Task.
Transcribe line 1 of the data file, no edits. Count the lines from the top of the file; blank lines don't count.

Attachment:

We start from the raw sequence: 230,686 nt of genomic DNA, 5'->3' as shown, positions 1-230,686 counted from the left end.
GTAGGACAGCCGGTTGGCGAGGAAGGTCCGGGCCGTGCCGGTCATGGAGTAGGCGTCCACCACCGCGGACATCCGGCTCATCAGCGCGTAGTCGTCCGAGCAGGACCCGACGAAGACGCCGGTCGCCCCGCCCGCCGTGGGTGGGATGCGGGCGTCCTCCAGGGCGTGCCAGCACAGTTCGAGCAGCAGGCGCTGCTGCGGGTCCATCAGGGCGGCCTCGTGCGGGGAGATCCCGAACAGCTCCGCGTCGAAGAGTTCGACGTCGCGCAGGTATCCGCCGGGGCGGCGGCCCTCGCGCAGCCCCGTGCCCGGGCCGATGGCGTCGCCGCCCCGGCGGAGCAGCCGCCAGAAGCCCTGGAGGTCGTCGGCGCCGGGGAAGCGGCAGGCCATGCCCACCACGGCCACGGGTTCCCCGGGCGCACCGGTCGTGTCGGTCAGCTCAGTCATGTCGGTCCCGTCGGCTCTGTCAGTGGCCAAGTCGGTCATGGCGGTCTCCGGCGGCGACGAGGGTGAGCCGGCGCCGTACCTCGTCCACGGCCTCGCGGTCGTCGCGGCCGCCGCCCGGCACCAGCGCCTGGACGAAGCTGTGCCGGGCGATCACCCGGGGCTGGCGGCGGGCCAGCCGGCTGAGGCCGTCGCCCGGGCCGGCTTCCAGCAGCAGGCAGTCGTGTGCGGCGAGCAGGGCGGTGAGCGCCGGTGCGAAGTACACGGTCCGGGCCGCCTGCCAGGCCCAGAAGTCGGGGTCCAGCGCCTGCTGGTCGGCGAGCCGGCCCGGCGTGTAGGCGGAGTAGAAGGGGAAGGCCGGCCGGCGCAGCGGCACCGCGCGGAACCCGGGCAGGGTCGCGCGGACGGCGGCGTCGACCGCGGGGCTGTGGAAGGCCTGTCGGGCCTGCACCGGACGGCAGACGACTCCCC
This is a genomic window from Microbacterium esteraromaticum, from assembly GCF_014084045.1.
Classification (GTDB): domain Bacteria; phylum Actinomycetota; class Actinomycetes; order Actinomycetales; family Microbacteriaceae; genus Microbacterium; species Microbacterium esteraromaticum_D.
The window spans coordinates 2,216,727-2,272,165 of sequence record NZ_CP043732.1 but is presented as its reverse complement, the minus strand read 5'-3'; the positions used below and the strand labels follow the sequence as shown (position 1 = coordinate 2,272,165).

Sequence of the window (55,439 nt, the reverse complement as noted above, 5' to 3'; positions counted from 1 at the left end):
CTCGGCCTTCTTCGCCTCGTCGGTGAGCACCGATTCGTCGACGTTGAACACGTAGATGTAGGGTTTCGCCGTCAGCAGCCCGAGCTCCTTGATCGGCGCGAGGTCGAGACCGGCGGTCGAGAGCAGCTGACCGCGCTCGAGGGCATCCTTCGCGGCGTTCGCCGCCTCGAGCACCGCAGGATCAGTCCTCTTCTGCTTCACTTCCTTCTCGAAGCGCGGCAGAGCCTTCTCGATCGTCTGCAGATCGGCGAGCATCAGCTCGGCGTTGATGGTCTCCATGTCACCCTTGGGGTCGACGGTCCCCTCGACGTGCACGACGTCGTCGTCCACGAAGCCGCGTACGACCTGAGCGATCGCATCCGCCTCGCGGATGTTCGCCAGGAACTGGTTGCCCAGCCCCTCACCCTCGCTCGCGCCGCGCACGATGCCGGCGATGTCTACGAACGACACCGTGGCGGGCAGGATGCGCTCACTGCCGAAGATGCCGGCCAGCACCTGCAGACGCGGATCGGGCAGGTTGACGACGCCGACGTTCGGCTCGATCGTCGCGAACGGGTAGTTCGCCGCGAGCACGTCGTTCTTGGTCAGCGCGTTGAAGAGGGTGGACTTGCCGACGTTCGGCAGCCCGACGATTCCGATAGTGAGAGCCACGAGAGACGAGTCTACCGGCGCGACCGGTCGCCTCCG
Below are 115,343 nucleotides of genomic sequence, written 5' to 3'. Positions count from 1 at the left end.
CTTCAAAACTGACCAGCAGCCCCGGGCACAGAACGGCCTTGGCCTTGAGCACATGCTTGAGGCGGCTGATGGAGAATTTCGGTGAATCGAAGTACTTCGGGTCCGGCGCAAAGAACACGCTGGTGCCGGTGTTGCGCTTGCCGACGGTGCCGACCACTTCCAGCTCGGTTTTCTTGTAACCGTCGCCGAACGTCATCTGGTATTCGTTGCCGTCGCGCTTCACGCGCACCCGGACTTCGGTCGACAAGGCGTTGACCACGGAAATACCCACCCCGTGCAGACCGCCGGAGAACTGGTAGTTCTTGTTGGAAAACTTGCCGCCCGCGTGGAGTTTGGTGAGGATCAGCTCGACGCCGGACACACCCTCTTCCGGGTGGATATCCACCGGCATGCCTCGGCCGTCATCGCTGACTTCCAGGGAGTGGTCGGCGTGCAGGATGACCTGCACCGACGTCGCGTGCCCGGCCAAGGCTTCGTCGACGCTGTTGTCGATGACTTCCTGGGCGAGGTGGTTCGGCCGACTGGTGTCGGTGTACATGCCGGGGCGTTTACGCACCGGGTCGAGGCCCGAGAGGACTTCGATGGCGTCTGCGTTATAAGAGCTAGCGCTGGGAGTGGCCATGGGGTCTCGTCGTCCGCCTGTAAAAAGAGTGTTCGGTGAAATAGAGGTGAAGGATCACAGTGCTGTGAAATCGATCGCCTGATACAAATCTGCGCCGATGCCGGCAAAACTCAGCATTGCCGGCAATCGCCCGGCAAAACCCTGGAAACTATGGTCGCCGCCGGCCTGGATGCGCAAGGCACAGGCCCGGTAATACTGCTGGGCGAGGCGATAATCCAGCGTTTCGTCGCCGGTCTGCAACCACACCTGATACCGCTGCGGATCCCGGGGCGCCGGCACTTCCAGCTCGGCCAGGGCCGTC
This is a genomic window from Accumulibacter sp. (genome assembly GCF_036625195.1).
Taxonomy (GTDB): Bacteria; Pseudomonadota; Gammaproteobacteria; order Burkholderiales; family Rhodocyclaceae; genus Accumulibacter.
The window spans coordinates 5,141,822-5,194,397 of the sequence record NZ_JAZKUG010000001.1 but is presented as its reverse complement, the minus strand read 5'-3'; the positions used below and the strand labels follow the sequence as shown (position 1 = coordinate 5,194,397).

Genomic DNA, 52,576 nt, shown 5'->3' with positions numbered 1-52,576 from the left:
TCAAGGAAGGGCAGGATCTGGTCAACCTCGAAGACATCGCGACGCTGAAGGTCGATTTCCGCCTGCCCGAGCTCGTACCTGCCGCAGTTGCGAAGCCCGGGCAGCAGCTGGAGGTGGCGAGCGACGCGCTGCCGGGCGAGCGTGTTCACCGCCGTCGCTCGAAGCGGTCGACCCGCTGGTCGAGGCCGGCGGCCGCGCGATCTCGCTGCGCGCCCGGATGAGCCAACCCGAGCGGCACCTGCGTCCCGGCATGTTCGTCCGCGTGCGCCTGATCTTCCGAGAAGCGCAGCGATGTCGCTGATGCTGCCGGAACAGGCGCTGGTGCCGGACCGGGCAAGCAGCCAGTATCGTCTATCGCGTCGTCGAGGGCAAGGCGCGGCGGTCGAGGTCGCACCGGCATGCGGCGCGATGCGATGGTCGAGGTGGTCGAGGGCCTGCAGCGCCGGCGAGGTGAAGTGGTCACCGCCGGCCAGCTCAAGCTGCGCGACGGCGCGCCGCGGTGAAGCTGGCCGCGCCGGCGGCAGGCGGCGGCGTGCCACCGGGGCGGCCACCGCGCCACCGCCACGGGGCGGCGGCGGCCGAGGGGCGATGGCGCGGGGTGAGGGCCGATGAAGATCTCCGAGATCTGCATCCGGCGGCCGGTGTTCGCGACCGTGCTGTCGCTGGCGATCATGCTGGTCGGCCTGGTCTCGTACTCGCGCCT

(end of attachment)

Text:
We start from the raw sequence: 230,686 nt of genomic DNA, 5'->3' as shown, positions 1-230,686 counted from the left end.